BioMass Fuel – The oldest source of renewable energy

To many people, the most familiar forms of renewable energy are the wind and the sun. But biomass (plant material and animal waste) is the oldest source of renewable energy, used since our ancestors learned the secret of fire.

Biomass is a renewable energy source not only because the energy in it comes from the sun, but also because biomass can re-grow over a relatively short period of time compared with the thousands of years that it took for fossil fuels to form.

Through the process of photosynthesis, chlorophyll in plants captures the sun’s energy by converting carbon dioxide from the air and water from the ground into carbohydrates—complex compounds composed of carbon, hydrogen, and oxygen. When these carbohydrates are burned, they turn back into carbon dioxide and water and release the energy they captured from the sun.

  • Examples of biomass and their uses for energy:
    • Wood and wood processing wastes—burned to heat buildings, to produce process heat in industry, and to generate electricity
    • Agricultural crops and waste materials—burned as a fuel or converted to liquid biofuels
    • Food, yard, and wood waste in garbage—burned to generate electricity in power plants or converted to biogas in landfills
    • Animal manure and human sewage—often converted to biogas, which can be burned as a fuel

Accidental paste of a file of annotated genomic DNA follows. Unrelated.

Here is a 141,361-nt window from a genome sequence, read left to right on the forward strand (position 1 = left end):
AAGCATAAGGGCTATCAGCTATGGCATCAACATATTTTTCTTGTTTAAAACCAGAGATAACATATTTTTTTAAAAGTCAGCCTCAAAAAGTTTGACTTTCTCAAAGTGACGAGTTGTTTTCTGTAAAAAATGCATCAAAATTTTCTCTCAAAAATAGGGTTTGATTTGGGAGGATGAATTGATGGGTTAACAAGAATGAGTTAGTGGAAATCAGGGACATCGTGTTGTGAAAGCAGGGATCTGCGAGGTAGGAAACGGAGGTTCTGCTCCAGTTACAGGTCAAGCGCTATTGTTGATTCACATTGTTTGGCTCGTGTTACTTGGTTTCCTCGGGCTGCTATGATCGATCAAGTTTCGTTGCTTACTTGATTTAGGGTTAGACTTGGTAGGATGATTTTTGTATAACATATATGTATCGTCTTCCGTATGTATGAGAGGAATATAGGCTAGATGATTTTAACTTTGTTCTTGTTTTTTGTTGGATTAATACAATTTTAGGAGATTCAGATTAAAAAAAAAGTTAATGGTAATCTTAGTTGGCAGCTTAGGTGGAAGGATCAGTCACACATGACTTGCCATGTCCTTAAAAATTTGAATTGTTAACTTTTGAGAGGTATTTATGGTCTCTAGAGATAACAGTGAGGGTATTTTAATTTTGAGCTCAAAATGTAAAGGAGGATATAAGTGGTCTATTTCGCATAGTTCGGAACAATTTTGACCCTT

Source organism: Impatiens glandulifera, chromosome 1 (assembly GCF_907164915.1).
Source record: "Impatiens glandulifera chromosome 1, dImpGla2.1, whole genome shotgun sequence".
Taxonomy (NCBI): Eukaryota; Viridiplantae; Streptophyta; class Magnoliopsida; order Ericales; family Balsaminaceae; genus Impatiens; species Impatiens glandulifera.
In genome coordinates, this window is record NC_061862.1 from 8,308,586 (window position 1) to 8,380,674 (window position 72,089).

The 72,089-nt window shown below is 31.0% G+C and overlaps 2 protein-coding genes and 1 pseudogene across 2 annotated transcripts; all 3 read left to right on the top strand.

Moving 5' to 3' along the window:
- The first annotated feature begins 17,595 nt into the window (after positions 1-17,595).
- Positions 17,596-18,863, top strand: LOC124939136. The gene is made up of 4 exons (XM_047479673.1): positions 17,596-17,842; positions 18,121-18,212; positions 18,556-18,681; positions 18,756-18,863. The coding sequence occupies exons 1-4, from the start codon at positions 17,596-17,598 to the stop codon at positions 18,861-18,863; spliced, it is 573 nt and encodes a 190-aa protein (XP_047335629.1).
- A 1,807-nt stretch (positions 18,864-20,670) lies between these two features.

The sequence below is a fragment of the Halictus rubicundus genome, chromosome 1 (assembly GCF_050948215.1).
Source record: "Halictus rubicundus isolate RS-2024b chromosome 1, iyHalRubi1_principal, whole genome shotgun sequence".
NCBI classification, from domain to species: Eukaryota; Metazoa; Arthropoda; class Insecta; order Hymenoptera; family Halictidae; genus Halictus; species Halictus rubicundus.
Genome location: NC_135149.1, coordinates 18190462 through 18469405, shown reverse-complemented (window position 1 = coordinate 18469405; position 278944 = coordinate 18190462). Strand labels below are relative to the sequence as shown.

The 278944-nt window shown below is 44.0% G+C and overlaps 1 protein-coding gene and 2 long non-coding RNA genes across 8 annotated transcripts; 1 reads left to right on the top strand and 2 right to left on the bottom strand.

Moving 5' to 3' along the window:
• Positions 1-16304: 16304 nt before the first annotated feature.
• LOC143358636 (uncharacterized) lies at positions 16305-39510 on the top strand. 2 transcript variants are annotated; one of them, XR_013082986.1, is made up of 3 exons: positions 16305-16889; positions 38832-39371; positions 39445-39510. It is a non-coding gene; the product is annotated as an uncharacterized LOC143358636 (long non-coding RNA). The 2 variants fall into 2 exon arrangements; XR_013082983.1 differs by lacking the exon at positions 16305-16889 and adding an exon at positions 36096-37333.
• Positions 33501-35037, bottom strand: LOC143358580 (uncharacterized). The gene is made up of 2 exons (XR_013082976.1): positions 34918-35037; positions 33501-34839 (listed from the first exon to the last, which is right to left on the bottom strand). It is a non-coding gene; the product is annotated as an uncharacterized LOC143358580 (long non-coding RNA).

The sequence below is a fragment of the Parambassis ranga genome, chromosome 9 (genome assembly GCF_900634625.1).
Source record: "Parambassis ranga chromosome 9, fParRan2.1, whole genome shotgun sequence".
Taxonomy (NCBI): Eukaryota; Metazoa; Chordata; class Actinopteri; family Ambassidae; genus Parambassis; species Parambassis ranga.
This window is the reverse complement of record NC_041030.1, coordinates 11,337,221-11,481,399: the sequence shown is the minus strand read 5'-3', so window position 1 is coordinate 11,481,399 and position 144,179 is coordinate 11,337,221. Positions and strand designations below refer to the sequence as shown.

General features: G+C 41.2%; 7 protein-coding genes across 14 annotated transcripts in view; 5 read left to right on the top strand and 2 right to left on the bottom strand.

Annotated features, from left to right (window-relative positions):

Solid biomass, such as wood and garbage, can be combusted directly to produce heat or thermal energy. Biomass can also be converted into a gas called biogas or into liquid biofuels such as ethanol and biodiesel. These fuels can then be burned for energy.

Wood and wood waste remain the largest biomass energy source today; examples include forest residues (such as dead trees, branches and tree stumps), yard clippings, wood chips and even municipal solid waste. Wood energy is derived by using lignocellulosic biomass (second-generation biofuels) as fuel.

Harvested wood may be used directly as a fuel or collected from wood waste streams to be processed into pellet fuel or other forms of fuels. The largest source of energy from wood is pulping liquor or “black liquor,” a waste product from processes of the pulp, paper and paperboard industry. In the second sense, biomass includes plant or animal matter that can be converted into fibers or other industrial chemicals, including biofuels. Industrial biomass can be grown from numerous types of plants, such as switchgrass, hemp, corn, poplar, willow, sorghum, sugarcane, bamboo, and a variety of tree species, ranging from eucalyptus to palm oil.

Wood chips & other wood waste are great examples of biomass feedstock.